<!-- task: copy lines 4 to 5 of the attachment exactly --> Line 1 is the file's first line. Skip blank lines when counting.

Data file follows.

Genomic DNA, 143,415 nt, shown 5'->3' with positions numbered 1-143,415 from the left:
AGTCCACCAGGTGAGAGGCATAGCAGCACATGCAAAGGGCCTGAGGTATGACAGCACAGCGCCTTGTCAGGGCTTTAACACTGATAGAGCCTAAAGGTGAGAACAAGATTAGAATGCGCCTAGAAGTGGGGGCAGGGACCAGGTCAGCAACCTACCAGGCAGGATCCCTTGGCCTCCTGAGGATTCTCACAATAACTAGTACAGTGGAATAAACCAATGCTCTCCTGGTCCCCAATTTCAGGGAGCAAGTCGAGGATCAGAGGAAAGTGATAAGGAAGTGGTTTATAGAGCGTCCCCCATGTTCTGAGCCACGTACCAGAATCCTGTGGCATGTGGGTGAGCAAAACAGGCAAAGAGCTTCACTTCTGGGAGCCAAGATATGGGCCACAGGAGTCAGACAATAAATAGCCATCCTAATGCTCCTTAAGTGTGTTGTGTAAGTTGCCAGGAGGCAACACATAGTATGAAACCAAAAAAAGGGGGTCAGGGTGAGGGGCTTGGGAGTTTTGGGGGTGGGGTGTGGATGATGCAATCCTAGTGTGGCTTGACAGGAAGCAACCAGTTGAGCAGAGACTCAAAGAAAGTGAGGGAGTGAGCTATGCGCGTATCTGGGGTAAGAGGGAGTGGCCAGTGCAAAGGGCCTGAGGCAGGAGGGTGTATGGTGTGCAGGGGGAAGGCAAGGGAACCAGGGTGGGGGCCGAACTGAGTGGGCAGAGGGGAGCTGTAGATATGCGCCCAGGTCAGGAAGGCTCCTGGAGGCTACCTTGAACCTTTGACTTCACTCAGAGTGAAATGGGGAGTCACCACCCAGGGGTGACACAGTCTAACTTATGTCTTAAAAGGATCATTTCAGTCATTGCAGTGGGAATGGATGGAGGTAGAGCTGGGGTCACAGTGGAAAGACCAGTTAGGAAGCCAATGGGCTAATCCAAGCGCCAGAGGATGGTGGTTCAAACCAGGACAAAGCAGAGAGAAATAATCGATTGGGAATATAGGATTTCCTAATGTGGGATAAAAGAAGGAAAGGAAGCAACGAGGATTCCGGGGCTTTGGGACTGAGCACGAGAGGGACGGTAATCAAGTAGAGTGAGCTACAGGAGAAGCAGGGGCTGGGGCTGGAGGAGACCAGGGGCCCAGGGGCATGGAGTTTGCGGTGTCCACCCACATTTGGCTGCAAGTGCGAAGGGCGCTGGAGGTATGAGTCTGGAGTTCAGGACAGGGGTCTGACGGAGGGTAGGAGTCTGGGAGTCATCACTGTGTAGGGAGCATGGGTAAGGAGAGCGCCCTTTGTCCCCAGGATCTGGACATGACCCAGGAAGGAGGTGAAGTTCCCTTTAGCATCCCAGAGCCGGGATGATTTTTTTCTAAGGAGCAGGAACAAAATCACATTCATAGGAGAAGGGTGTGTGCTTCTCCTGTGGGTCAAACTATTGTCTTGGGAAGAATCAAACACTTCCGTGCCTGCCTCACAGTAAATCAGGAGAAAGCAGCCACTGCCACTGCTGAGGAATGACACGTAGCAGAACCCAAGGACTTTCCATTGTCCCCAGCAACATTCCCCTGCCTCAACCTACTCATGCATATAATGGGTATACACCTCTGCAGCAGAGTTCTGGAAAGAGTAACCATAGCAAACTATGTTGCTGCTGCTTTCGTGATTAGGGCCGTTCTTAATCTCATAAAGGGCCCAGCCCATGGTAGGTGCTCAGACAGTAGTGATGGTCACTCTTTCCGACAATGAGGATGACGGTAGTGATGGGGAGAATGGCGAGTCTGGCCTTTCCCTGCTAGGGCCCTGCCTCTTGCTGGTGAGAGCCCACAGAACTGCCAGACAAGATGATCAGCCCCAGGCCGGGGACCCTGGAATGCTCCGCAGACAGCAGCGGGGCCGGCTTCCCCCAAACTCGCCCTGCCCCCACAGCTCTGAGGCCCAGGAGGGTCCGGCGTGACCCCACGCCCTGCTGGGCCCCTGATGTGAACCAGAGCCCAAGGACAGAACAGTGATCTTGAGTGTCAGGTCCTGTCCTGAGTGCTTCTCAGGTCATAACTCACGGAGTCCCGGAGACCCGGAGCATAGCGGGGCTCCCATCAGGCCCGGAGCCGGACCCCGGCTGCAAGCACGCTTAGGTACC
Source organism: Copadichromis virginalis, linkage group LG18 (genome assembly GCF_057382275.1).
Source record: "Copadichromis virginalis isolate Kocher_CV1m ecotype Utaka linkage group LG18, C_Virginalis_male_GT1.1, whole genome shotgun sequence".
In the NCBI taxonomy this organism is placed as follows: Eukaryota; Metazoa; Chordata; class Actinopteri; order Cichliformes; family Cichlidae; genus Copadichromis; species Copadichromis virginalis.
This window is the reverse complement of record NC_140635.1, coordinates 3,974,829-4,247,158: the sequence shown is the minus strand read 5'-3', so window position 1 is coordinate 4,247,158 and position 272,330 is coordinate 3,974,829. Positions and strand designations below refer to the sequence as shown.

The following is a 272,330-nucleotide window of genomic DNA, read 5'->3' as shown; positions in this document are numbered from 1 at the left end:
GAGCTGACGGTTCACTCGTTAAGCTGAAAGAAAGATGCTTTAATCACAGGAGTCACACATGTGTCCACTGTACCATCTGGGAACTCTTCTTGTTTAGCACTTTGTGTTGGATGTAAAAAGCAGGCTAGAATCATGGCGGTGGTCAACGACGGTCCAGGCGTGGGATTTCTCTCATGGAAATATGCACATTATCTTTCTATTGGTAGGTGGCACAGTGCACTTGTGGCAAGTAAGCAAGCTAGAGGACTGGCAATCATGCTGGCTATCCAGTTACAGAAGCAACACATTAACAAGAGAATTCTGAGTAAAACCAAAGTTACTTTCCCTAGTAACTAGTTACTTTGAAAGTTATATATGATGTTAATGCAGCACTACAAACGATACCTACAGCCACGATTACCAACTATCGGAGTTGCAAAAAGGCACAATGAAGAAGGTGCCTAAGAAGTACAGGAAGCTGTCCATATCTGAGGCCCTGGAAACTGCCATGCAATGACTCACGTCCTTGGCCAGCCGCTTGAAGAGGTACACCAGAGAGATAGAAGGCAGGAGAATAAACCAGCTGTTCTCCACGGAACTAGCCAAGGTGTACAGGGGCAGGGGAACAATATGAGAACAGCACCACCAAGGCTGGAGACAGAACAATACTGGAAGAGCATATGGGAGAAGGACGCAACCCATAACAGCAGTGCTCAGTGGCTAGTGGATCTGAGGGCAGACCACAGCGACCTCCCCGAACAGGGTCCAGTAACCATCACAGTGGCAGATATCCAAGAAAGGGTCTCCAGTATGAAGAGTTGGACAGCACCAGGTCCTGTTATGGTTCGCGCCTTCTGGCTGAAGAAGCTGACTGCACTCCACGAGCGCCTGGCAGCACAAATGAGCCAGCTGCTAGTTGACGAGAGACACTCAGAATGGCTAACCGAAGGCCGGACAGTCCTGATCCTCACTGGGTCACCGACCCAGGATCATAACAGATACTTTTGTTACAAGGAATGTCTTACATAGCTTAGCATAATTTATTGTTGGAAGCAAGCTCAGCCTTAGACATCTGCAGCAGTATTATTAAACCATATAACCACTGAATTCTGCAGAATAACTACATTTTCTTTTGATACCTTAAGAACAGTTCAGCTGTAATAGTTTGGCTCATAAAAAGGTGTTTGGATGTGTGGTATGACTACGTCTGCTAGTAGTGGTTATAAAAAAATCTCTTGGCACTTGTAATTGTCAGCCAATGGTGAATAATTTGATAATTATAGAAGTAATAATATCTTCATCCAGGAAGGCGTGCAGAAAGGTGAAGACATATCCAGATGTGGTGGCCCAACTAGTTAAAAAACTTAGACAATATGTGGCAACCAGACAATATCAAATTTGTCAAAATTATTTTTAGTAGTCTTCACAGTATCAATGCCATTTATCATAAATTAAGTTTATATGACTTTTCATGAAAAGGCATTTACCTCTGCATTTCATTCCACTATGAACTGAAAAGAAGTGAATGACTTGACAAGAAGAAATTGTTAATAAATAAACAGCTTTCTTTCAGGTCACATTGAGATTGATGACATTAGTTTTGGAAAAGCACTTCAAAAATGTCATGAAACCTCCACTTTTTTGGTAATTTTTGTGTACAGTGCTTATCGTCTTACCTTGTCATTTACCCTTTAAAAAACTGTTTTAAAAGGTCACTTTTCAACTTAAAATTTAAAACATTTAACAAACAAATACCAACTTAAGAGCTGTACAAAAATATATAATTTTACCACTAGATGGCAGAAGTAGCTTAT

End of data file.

Source record: "Copadichromis virginalis isolate Kocher_CV1m ecotype Utaka linkage group LG18, C_Virginalis_male_GT1.1, whole genome shotgun sequence".
In the NCBI taxonomy this organism is placed as follows: Eukaryota; Metazoa; Chordata; class Actinopteri; order Cichliformes; family Cichlidae; genus Copadichromis; species Copadichromis virginalis.